Years ago, and I mean YEARS ago before ebooks, I did a lot of international travel for business. But I can remember my first trip overseas very clearly. It was a two week trip to five European cities. I brought six novels thinking I would catch up on my reading—there never seemed to be enough time at home with three small children. I finished one and a half books before I landed.
I know, how could I leave them? It wasn’t easy. My days were filled with client calls with the local bank directors, but most late afternoons, evenings and the weekend I was on my own. I filled the time with walking tours of the city, sometimes in groups other times using the track provided by the hotel.
Each time I came face to face with history; the Grand Place in Brussels, the Place de la Concorde in Paris, and HamptonCourt in England. As I went on to the different cities I tried to hear the sounds, smell the aromas, and see the sights from a different perspective, a different time. Stories by Julie Garwood, Jude Deveraux, Johanna Lindsey and Lynn Kurland had me enthralled along with Clive Cussler.
I know, he's not exactly romance but his Dirk Pit stories always start with some historical fact or thread that's crucial to solving the mystery. I read my books at night and visited places where I could imagine the stories unfolding.
I promised you a list of reasons why I write historicals. Here it is:
- I LOVE history. I’m captivated with the past. Sometimes I think I was meant to be born in another time.
- I like research. Even if I have a detailed outline of my story I find I’m researching while I’m writing. If I’m not careful I can easily get distracted for hours. I’ve even taken classes, how old manuscripts were made and how to transcribe them from Stanford University. Witch Craft in the Middle Ages from the University of Barcelona. It goes back to enjoying history.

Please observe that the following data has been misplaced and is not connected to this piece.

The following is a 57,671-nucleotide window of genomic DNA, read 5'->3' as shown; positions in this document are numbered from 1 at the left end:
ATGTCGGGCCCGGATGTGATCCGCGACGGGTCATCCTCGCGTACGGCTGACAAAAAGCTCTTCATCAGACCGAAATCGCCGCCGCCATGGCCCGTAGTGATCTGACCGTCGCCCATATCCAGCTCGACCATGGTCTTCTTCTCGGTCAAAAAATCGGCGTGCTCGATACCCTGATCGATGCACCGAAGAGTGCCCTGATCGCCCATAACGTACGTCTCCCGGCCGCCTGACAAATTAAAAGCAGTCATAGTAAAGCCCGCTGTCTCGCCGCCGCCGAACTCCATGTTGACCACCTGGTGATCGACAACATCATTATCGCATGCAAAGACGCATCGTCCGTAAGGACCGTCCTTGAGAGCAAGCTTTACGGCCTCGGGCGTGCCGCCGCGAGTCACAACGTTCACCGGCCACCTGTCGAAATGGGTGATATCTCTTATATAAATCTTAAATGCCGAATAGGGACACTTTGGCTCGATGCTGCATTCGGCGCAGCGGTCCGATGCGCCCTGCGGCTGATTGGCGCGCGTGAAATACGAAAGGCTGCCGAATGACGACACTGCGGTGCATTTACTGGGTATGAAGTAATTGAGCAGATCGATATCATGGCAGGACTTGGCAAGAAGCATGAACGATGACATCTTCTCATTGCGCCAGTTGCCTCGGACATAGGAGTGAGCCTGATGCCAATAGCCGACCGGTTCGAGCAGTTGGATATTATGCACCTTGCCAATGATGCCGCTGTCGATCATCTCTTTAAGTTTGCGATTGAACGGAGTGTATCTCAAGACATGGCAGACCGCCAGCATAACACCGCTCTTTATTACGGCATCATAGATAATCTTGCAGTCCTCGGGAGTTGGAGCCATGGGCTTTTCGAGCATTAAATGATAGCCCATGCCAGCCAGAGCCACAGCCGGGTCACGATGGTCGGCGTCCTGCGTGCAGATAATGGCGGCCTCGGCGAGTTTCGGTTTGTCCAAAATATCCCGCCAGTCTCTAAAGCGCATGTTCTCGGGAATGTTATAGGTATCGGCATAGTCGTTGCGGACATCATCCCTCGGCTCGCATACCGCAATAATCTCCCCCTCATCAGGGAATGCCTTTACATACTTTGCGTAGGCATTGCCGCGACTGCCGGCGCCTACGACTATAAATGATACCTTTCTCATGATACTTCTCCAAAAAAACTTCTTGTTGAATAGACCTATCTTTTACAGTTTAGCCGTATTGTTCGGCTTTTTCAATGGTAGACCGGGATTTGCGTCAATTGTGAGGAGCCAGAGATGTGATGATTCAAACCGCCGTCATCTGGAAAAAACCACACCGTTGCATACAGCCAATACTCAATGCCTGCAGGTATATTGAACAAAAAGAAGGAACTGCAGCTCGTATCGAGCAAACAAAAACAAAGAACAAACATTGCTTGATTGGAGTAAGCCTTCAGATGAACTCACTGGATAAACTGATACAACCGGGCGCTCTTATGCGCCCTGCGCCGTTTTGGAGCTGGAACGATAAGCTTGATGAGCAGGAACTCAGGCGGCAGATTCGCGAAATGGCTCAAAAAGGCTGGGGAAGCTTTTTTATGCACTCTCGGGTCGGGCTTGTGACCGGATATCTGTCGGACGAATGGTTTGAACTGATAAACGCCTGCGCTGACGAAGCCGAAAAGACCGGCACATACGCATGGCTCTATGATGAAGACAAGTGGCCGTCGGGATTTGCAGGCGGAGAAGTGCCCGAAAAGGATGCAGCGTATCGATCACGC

- Historical facts mixed with chivalry and magic made the most compelling stories to me. The romance of the middle ages and Renaissance with their knights and princesses and their myths of druids, fairies, and fae tossed in for good measure all drew me in.
- I enjoy reading how people reacted and solved issues in their time. Things we take for granted today were challenges in earlier times. Just think about travel, washing clothes and cooking.
- I like to read stories where women push the limits of their time and how people around them, especially the men they love respond. I don’t enjoy reading a story where a woman is the victim unless she rises to the challenge and becomes the true heroine of the story.
- Time travel stories and the ability to change the past, protect the future, or simply experience a different time made all things possible. Personally, I want my fiction based on fact but I don't necessarily want the cold truth of reality. I know that history doesn't always end with a happily ever after but taking a little poetic license to alter history just a bit to make it all work out is what I enjoy reading.
- I’m a romantic. I love reading about the courtship rituals of the past and comparing them to today. I was really surprised when I researched medieval romance and found that many of the established courtship rituals up until the 1950’s were based on the Medieval and Renaissance periods. It made me love knights in shining armor all the more!
- I enjoy exploring human emotions, figure out motivations and how they can be so similar to motivations today.
- Like Mary Jo Putney, I believe historical stories have a mythical element you don’t find in contemporary stories. There is a license to exaggerate, as long as the situation is plausible, with risks that reach beyond limits, and men that are bigger than life.
- After years of writing marketing and product information for an international bank, which was anything but creative, I thoroughly enjoy creative writing. It is such a wonderful outlet for all the stories and characters that run around in my head.
Why do you write or read historicals? I would love to know.